Obama is fulfilling pledges he made during a grueling election campaign by reaching out to notables in both parties with deep wells of experience.
While Obama has yet to announce his foreign policy team formally -- he publicized his economic team Monday -- a welter of leaks has lined up U.S. Sen. Hillary Rodham Clinton (D-N.Y.) as secretary of state and former NATO commander Gen. James Jones as his national security adviser.
Some Jewish observers are uneasy over who might prevail in a rivalry between Clinton, who is seen as pro-Israel, and Jones, about whom some Jewish observers have expressed reservations.
Steve Rosen, the former AIPAC foreign policy chief who now writes a blog hosted by the Middle East Forum, has raised concerns about Jones that have redounded in the conservative Jewish world through e-mails. Rosen's piece on Jones was titled "Jones to be National Security Adviser; wrote harsh report on Israel."
Condoleezza Rice, the current secretary of state, added Jones last year to her team of generals monitoring the "road map" peace plan launched by President Bush in 2003. Jones reportedly wanted to publish a report that was harshly critical of Israel's failure to facilitate the creation of a Palestinian security force and to allow more freedom of movement for the Palestinians.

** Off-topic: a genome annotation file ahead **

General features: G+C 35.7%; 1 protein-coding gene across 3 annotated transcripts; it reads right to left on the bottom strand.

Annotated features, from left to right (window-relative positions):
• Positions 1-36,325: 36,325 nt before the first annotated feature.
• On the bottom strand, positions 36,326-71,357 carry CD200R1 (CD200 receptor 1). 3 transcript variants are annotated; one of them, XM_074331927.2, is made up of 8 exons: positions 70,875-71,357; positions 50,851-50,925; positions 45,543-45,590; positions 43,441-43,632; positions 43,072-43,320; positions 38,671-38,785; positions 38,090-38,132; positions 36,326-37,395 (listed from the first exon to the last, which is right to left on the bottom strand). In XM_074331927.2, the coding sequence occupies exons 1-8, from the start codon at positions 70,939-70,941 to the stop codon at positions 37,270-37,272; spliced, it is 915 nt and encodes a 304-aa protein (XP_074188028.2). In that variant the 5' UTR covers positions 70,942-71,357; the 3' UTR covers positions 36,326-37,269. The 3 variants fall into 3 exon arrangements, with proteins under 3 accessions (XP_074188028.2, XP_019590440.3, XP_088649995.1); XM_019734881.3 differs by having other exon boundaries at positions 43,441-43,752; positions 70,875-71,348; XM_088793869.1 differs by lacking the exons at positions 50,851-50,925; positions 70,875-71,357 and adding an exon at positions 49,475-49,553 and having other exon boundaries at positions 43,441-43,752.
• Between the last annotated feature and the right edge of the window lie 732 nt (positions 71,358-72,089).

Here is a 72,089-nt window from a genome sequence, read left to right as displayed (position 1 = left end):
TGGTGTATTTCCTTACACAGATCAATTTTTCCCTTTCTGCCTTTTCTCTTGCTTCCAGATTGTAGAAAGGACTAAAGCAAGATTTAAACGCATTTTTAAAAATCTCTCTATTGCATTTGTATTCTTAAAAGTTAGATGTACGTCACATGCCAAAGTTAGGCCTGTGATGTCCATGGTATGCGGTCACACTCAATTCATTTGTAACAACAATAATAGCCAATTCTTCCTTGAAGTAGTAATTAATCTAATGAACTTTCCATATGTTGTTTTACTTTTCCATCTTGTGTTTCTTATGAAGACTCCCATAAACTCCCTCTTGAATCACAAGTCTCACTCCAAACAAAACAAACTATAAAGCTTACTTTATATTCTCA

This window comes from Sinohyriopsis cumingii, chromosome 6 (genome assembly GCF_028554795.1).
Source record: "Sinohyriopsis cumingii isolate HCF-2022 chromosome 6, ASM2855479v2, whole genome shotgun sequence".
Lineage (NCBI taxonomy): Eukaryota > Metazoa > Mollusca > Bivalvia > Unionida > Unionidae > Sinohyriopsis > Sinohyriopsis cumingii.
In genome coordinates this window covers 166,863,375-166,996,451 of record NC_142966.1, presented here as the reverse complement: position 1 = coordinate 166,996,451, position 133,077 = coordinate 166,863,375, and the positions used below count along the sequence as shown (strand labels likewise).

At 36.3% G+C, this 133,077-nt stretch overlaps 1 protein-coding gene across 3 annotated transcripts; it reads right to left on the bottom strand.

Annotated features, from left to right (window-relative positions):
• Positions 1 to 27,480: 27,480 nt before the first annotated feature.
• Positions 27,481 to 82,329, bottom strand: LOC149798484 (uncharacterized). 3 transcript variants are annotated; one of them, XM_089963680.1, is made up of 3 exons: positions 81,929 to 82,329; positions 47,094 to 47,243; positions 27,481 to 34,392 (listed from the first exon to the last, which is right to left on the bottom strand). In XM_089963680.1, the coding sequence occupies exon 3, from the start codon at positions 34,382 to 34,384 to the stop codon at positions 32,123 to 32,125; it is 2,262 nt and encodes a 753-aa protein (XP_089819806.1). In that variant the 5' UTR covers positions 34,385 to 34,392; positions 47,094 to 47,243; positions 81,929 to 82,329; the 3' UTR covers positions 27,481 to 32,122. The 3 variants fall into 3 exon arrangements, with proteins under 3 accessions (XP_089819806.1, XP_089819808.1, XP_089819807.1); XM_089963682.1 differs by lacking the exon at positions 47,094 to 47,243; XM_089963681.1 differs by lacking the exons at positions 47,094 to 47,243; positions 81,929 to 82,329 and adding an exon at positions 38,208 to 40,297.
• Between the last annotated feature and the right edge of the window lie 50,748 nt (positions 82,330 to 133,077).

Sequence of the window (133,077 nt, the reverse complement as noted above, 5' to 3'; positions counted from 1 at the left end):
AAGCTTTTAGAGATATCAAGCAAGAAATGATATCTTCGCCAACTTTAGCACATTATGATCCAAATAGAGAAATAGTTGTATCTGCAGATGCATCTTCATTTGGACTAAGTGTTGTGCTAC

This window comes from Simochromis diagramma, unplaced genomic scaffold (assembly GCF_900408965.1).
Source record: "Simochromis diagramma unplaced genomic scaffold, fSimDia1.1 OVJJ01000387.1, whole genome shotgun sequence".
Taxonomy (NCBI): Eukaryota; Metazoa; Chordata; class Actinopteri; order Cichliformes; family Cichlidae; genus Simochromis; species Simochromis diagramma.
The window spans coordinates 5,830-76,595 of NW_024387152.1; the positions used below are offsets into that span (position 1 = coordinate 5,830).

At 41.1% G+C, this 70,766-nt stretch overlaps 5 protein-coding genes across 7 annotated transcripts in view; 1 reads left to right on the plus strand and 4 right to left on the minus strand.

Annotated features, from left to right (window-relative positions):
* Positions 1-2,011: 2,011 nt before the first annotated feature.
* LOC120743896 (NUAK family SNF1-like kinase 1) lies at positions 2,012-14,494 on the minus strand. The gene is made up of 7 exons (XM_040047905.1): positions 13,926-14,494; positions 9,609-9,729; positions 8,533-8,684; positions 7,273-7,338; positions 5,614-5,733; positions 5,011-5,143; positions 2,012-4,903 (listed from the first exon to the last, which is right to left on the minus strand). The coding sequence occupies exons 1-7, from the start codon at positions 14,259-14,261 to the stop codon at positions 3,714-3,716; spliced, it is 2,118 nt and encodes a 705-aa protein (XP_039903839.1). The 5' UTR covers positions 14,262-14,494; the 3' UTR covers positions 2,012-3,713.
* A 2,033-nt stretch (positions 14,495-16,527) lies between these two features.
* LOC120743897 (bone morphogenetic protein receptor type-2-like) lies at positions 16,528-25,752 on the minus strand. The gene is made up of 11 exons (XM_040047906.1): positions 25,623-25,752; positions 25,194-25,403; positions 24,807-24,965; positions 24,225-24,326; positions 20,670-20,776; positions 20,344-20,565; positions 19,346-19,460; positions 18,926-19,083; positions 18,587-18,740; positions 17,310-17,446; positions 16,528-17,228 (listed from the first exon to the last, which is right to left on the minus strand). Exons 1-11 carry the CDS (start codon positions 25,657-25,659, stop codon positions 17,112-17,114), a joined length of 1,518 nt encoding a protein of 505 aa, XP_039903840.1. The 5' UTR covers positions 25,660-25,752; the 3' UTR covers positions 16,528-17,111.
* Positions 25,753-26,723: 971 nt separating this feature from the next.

But the report, which was never published, also was tough on the Palestinian force, expressing doubts about its readiness to meet Israeli expectations that it would contain terrorism. And in public forums and as NATO's commander in chief, Jones has been friendly to Israel and its regional security concerns.
As for Clinton, her deep ties to the pro-Israel community date back to her days as the first lady of Arkansas, when she gained an admiration for the Jewish nation after introducing Israeli early childhood programs in Arkansas.
She endured some criticism from pro-Israel groups while her husband was president -- for her infamous embrace of Yasser Arafat's wife and for being a stalking horse for Palestinian statehood, floating the idea without President Clinton's administration formally proposing it -- but as a U.S. senator Clinton has been solidly pro-Israel, emphasizing the need for Palestinians to temper incitement against Israel as a precondition for peace.
Her likely deputy will be James Steinberg, a deputy national security adviser under President Clinton. Deputy secretaries of state often serve as day-to-day point men in dealings with the Middle East, and Steinberg's record is reassuring to the pro-Israel establishment. He has advocated an increased role for Arab states in helping to create conditions for a Palestinian state, long the position of the American Israel Public Affairs Committee.
Some in the pro-Israel community have expressed concerns about others who might make it into Obama's inner circle, noting that after the election it emerged that Obama had been speaking frequently with Brent Scowcroft, the national security adviser to the first President Bush who supports making eastern Jerusalem the capital of a future Palestinian state and advocates putting an international peacekeeping force in the West Bank.